Large Hadron Collider detects new form of matter

16 Jul 2015 | News
Exotic pentaquark particle spotted in CERN’s accelerator complex

Physicists at the Large Hadron Collider (LHC) have detected a new kind of particle called the pentaquark for the first time. 

Like the elusive Higgs boson before it, the pentaquark has been long theorised but never pinned down until now.

In 1964, two American physicists, Murray Gell Mann and George Zweig, independently proposed the existence of the subatomic particles known as quark in protons and neutrons. When five join together, the result is the pentaquark. 

The search for the exotic particles was like “looking for silhouettes in the dark”, according to CERN. The announcement of the detection of the particle by several teams during the mid-2000s was subsequently undermined by other experiments.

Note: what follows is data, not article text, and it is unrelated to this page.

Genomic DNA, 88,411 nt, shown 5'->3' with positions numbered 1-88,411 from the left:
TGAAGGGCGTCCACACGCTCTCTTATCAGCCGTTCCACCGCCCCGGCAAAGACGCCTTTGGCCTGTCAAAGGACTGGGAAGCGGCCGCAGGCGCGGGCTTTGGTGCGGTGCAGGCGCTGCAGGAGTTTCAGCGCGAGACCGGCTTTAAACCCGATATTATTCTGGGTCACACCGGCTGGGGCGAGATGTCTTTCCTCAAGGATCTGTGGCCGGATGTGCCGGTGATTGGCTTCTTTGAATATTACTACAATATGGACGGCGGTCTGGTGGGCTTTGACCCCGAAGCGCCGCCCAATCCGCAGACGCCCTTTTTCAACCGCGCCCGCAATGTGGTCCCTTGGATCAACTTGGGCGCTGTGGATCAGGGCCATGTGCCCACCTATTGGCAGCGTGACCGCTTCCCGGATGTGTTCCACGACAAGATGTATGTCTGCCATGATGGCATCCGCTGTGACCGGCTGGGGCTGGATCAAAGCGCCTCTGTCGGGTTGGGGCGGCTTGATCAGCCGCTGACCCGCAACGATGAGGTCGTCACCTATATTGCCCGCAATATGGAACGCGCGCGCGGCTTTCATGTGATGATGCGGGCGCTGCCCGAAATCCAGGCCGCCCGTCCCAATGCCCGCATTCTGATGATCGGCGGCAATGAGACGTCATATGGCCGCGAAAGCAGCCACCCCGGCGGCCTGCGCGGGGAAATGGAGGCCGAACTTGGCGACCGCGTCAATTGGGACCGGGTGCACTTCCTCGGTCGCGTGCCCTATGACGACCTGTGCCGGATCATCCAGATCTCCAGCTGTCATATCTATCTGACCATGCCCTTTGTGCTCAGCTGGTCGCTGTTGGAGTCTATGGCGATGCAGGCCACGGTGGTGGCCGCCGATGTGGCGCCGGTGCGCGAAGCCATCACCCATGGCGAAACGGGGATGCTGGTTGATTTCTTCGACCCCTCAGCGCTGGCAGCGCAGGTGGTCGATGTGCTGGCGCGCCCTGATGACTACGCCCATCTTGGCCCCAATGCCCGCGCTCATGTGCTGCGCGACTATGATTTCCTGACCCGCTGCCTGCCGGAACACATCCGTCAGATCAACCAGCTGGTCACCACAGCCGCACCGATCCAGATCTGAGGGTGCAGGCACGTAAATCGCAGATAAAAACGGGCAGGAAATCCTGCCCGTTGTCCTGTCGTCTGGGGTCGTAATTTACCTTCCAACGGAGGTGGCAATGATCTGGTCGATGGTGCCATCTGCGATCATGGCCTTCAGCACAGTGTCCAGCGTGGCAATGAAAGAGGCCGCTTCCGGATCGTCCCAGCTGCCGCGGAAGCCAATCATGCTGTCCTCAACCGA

These latest findings open a new pathway in understanding of what holds atomic nuclei together, says Guy Wilkinson, CERN spokesman. "The pentaquark is not just any new particle… It represents a way to aggregate quarks, namely the fundamental constituents of ordinary protons and neutrons, in a pattern that has never been observed before in over fifty years of experimental searches.

"Studying its properties may allow us to understand better how ordinary matter, the protons and neutrons from which we're all made, is constituted."

After millions of hours spent doing maintenance work on the €10 billion collider, the LHC returned into service this year, after a refit and a re-tuning. The LHC’s first phase of operations lasted from 2008 - 2012. In the new phase, the LHC will attain collision energies of twice the force that enabled discovery of the Higgs boson in 2012.

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